New Zealand's leading organic apple exporter says a rise in Washington State Fuji volumes and currency challenges have led to a decline in his country's plantings over the last three years, but diversification has kept business going.
DM Palmer general manager David Brassell told www.freshfruitportal.com the industry was very reliant on Taiwan five years ago, but has moved to new markets and apple types to stay ahead.
"We've been watching the challenge coming and taken two actions - we have less standard grade Fuji with more high color strains planted, which is coming into production now, and we're also diversifying the markets right across the Middle East, South East Asia and the Far East into Japan," he said.
"Demand is particularly strong and the U.S. looks good, Asia's gone very well for us and continental Europe again has opened up pretty well."
He highlighted the Diva variety as one of the high color strains, which is in the market for the first time this year.
On the whole, Brassell cited a fairly positive season to date.
"I think the Royal Gala market has been as strong as any, but Fujis are a little more challenging because of the big Washington State crop which has caused a bit of a bottleneck in Taiwan and also at home in North America.
"Pinks are in good demand, Grannys are in good demand, Braeburn seems to be ticking away although it’s still early days for the continent, but the early indications are that there's not a massive crop heading that way and the market is ready to receive it.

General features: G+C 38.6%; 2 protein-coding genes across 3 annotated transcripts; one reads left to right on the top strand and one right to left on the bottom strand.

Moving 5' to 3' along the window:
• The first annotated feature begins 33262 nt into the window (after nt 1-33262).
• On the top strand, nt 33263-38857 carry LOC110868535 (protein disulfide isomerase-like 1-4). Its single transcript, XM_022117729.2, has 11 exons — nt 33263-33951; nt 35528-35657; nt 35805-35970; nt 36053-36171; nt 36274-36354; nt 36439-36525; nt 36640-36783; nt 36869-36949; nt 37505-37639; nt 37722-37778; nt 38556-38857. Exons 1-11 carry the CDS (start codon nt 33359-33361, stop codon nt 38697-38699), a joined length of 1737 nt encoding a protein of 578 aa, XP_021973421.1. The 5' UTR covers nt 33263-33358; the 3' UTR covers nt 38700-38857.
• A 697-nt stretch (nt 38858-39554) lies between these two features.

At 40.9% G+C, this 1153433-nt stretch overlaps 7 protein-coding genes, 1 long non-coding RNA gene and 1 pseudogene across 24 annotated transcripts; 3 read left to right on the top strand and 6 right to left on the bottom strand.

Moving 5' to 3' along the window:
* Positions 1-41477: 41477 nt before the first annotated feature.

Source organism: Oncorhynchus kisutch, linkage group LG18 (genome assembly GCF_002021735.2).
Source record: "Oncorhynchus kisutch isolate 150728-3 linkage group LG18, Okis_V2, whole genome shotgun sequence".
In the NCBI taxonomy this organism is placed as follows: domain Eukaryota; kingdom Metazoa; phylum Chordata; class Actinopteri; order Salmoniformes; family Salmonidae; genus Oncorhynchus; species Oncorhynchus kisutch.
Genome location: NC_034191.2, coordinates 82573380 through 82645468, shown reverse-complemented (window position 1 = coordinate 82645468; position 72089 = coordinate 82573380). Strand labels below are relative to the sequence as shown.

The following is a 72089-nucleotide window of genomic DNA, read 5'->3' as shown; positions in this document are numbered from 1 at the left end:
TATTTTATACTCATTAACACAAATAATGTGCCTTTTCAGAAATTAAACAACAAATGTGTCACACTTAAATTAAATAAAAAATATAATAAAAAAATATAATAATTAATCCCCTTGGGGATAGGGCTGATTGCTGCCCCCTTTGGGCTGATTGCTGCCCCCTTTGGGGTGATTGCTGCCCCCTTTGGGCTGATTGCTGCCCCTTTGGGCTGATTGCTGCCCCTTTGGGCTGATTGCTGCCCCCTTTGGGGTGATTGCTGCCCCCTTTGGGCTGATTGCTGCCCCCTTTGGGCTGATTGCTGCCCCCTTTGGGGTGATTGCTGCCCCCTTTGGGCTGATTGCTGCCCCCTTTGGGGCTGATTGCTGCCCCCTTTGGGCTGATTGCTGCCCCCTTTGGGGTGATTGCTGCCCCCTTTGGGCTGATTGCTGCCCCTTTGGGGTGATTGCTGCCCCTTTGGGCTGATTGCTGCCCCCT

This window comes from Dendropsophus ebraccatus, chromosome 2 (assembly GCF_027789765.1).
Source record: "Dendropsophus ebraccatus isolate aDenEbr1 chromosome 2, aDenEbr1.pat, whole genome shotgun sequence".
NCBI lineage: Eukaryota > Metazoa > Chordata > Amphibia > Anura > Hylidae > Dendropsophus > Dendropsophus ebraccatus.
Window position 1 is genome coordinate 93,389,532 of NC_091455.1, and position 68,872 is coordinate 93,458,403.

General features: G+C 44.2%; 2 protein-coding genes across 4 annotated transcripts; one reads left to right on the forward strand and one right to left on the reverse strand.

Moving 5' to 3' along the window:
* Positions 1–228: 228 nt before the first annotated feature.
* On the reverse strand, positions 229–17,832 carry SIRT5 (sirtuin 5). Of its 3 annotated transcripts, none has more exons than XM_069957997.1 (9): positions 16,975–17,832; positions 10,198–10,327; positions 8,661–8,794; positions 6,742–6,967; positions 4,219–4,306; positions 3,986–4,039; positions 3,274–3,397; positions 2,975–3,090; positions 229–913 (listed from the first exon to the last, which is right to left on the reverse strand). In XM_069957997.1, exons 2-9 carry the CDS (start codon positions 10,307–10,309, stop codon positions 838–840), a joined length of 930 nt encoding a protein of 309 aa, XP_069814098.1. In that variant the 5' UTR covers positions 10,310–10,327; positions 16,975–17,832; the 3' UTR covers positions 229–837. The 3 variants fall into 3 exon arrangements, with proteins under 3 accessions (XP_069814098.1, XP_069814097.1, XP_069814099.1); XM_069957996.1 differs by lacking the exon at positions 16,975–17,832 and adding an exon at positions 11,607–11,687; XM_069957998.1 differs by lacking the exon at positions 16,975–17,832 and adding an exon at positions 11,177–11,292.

He expected DM Palmer to ship 90% of New Zealand's organic export apples this year, while his company also sells conventional apples on behalf of independent growers.
"It's tough and we’ve been able to survive with economies of scale and the fact that we only grow organic apples as a company.
"We’re seeing conventional growers trying to grow some organic but that’s been relatively unsuccessful, and regrettably small organic growers are finding it pretty hard to survive; the cost of transitioning into organic now is almost prohibitive.
"Part of the reason we’ve been able to survive is that we’re a diversified business – we grow onions, butternut squash, apples, maize, and in the tough apple years we’ve been able to survive on other crops. I think to be a monoculture just growing organic apples is a pretty tough game."
He said around 45% of the company's organic apples are shipped to North America, about 15-20% go to Asia and the balance is shipped to the U.K. and continental Europe.